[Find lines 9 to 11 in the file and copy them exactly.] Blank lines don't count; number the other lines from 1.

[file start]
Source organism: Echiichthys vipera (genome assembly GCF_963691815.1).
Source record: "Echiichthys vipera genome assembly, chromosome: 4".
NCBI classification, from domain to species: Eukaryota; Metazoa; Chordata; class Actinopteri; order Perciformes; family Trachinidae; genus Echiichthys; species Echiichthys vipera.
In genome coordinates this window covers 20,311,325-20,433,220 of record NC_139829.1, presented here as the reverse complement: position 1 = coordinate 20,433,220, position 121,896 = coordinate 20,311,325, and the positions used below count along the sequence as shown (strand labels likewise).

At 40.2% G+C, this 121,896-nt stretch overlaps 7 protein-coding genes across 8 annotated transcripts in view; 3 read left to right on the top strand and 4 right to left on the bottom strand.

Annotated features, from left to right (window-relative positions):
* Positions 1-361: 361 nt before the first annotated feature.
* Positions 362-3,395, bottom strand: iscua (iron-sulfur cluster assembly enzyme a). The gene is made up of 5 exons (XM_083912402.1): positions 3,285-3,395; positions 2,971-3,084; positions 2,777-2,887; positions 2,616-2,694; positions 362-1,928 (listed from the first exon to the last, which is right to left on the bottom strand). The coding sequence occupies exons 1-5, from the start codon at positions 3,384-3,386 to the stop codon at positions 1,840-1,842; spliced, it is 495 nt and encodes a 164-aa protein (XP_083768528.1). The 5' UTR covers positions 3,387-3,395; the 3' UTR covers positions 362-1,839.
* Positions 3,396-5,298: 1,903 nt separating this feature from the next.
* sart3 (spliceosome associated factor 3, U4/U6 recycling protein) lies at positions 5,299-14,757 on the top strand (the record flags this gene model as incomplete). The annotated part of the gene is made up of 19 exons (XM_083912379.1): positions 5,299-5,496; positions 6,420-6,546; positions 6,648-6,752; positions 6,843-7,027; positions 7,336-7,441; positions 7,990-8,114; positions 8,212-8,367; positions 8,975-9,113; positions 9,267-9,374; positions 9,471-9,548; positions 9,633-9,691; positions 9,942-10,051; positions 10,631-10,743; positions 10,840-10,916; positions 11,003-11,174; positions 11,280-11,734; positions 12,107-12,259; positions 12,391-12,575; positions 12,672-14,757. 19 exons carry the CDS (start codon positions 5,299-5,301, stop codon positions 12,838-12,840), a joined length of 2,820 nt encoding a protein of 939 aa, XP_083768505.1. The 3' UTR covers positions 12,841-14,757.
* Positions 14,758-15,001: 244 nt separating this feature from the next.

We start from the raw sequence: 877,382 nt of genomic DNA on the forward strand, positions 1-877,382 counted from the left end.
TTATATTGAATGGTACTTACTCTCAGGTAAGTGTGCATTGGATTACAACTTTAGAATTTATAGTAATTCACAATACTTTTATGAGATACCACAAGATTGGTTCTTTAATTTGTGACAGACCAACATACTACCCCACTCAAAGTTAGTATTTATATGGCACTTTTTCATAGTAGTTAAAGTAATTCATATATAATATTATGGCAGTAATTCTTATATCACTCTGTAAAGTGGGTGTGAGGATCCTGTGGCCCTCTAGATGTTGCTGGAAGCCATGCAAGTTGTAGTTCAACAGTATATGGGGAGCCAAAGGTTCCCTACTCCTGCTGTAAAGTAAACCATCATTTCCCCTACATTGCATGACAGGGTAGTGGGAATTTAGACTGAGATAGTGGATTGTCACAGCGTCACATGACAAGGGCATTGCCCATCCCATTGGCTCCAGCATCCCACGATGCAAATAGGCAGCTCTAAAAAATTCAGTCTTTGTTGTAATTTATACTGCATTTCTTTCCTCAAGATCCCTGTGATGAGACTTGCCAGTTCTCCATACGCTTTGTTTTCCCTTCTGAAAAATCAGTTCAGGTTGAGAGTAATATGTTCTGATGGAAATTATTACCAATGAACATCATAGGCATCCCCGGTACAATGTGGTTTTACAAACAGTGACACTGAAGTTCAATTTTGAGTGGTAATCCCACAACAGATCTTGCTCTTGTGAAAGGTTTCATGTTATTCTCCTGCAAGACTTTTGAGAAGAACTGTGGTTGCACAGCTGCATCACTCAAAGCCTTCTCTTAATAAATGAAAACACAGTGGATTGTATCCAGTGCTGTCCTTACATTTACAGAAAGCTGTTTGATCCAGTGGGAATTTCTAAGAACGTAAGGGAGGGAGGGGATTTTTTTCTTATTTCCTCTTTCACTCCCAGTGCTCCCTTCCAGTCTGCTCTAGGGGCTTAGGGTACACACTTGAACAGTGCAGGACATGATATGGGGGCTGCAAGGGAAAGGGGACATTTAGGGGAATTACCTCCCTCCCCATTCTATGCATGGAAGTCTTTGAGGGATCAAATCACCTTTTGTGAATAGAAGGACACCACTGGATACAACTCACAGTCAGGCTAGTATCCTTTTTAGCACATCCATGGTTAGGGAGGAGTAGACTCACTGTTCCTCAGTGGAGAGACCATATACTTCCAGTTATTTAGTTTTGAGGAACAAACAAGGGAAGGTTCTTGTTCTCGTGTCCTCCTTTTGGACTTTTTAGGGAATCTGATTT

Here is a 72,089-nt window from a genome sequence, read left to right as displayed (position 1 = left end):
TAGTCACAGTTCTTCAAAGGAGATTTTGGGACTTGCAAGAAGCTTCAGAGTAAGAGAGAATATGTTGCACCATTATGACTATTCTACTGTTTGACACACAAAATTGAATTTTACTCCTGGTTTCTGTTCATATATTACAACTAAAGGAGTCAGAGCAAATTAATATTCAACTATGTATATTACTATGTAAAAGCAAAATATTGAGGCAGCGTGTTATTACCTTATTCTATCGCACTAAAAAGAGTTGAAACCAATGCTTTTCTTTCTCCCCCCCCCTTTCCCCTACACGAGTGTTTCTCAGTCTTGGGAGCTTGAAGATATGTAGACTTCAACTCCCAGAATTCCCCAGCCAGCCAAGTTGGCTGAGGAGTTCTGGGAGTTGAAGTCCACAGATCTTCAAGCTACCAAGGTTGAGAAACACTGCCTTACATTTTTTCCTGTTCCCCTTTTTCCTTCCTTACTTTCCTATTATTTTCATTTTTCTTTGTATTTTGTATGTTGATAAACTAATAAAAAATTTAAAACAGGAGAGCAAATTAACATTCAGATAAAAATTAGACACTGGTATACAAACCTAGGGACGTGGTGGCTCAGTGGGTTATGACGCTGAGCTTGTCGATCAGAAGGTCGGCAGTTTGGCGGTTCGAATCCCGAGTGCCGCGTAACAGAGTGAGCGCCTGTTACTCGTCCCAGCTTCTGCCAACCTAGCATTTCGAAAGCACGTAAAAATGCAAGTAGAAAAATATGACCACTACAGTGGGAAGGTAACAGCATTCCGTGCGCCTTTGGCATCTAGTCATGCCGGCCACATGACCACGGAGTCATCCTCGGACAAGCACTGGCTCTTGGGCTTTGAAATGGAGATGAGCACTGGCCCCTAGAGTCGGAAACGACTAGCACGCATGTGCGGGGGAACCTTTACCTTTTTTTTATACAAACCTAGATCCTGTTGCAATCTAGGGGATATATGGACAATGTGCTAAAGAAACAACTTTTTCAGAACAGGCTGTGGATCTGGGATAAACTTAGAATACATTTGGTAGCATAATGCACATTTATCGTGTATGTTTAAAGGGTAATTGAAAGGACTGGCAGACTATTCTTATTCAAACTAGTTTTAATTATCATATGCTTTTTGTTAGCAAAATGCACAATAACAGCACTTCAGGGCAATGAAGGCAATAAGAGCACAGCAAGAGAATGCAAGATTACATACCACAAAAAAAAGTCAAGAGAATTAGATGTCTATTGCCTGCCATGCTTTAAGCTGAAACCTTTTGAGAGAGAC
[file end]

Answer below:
* Positions 3,396-5,298: 1,903 nt separating this feature from the next.
* sart3 (spliceosome associated factor 3, U4/U6 recycling protein) lies at positions 5,299-14,757 on the top strand (the record flags this gene model as incomplete). The annotated part of the gene is made up of 19 exons (XM_083912379.1): positions 5,299-5,496; positions 6,420-6,546; positions 6,648-6,752; positions 6,843-7,027; positions 7,336-7,441; positions 7,990-8,114; positions 8,212-8,367; positions 8,975-9,113; positions 9,267-9,374; positions 9,471-9,548; positions 9,633-9,691; positions 9,942-10,051; positions 10,631-10,743; positions 10,840-10,916; positions 11,003-11,174; positions 11,280-11,734; positions 12,107-12,259; positions 12,391-12,575; positions 12,672-14,757. 19 exons carry the CDS (start codon positions 5,299-5,301, stop codon positions 12,838-12,840), a joined length of 2,820 nt encoding a protein of 939 aa, XP_083768505.1. The 3' UTR covers positions 12,841-14,757.
* Positions 14,758-15,001: 244 nt separating this feature from the next.